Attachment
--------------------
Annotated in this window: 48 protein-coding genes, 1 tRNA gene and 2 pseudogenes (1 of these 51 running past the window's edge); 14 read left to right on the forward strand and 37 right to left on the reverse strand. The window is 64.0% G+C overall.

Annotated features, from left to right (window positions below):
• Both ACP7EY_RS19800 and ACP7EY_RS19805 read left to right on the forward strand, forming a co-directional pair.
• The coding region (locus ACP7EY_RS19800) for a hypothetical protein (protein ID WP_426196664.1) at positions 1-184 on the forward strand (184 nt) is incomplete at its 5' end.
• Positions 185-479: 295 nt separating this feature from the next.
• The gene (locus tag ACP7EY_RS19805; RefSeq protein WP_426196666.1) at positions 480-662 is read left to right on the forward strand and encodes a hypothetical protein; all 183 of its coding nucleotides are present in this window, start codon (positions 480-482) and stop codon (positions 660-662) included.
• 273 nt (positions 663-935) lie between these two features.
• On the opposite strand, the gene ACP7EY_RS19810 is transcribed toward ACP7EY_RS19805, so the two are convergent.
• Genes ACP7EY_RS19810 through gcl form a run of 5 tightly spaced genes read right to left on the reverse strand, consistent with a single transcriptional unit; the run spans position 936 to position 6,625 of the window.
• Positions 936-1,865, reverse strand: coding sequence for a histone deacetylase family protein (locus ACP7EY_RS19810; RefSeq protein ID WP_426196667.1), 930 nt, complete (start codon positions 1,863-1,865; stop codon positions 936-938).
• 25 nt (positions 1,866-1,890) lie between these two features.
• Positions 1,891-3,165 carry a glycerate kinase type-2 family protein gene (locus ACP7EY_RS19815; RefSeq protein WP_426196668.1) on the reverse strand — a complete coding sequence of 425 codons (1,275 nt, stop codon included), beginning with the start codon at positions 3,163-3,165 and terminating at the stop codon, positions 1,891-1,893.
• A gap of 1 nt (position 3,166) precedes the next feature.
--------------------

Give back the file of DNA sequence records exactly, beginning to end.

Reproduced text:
Annotated in this window: 48 protein-coding genes, 1 tRNA gene and 2 pseudogenes (1 of these 51 running past the window's edge); 14 read left to right on the forward strand and 37 right to left on the reverse strand. The window is 64.0% G+C overall.

Annotated features, from left to right (window positions below):
• Both ACP7EY_RS19800 and ACP7EY_RS19805 read left to right on the forward strand, forming a co-directional pair.
• The coding region (locus ACP7EY_RS19800) for a hypothetical protein (protein ID WP_426196664.1) at positions 1-184 on the forward strand (184 nt) is incomplete at its 5' end.
• Positions 185-479: 295 nt separating this feature from the next.
• The gene (locus tag ACP7EY_RS19805; RefSeq protein WP_426196666.1) at positions 480-662 is read left to right on the forward strand and encodes a hypothetical protein; all 183 of its coding nucleotides are present in this window, start codon (positions 480-482) and stop codon (positions 660-662) included.
• 273 nt (positions 663-935) lie between these two features.
• On the opposite strand, the gene ACP7EY_RS19810 is transcribed toward ACP7EY_RS19805, so the two are convergent.
• Genes ACP7EY_RS19810 through gcl form a run of 5 tightly spaced genes read right to left on the reverse strand, consistent with a single transcriptional unit; the run spans position 936 to position 6,625 of the window.
• Positions 936-1,865, reverse strand: coding sequence for a histone deacetylase family protein (locus ACP7EY_RS19810; RefSeq protein ID WP_426196667.1), 930 nt, complete (start codon positions 1,863-1,865; stop codon positions 936-938).
• 25 nt (positions 1,866-1,890) lie between these two features.
• Positions 1,891-3,165 carry a glycerate kinase type-2 family protein gene (locus ACP7EY_RS19815; RefSeq protein WP_426196668.1) on the reverse strand — a complete coding sequence of 425 codons (1,275 nt, stop codon included), beginning with the start codon at positions 3,163-3,165 and terminating at the stop codon, positions 1,891-1,893.
• A gap of 1 nt (position 3,166) precedes the next feature.